Parliament Explained: What next for the Animal Sentience Bill?
Earlier this week the House of Lords finished its examination of the Animal Welfare (Sentience) Bill – which despite limited opposition passed without a vote. This landmark piece of legislation will see the definition of ‘animal’ extended to include decapod crustaceans for the first time. This is really great news and due in part to the support of both the government and opposition parties. Both the Minister Lord Benyon and Labour’s Baroness Hayman of Ullock spoke supportively of the move to include decapod crustaceans in the Bill and we are grateful for their support.
Before the provisions of the Bill can become law, however the Bill will now go through various stages in the House of Commons.
First Reading – this is a formality to alert MPs that a Bill is coming up for debate, there is no discussion or vote at this stage. The Sentience Bill received its First Reading on Tuesday 14 December.
Second Reading – this is where MPs will discuss the general principles of the Bill and have a chance to raise concerns. There is a vote at the end of the debate on whether the Bill should continue to Committee Stage, which Government sponsored Bills, such as the Sentience Bill, usually always do.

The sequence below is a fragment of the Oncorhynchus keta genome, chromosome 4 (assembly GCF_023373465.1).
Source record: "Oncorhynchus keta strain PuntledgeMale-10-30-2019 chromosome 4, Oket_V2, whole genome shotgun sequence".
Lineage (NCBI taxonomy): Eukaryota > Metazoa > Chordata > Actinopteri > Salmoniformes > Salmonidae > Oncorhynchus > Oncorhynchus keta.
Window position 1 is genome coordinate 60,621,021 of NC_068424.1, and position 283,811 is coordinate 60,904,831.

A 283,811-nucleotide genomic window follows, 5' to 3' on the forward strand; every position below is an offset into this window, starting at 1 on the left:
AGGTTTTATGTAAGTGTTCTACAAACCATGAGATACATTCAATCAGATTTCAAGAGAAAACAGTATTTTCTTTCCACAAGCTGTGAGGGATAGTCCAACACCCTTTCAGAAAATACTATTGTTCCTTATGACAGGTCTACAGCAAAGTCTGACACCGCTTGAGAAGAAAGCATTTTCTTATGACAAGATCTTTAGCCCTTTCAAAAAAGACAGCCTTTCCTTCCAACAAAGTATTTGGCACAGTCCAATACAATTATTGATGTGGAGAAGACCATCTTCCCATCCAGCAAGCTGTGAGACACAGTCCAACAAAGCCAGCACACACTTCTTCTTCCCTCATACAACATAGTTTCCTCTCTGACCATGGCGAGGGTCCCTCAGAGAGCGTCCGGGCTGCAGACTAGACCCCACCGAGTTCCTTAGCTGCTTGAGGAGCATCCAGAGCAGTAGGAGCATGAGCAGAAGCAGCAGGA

Committee Stage – the first chance for MPs to scruntinise the Bill in detail – usually taking place with a small number of MPs (proportionate to the make-up of the House of Commons) over a couple of weeks. MPs on the Committee have the chance to put forward specific amendments which can then be voted on.
Report Stage – Bills return to the floor of the House of Commons for Report Stage where amendments can again be proposed by any MP. This is the final chance for amendments to be made.
Third Reading – the final debate about what the Bill looks like after amendment. There can be a vote on whether the Bill should pass, but this is usually a formality.
These stages broadly reflect what happens in the House of Lords. Any amendments made are then considered by the other chamber. If the Commons makes an amendment to a Lords Bill (or vice-versa) the other House votes on the issue again, if they insist on the amendment there is back-and-forth known as ‘ping-pong’ but the convention is that the House of Lords gives way to the elected House of Commons.
After all these stages have been completed Bills then have to be formally agreed by the Monarch where they are given Royal Accent. This is then reported to both Houses of Parliament.
As the Sentience Bill progresses through the House of Commons you’ll be able to stay up to date with everything that happens on our social media channels and don’t forget to make sure you are signed up to our mailing list too.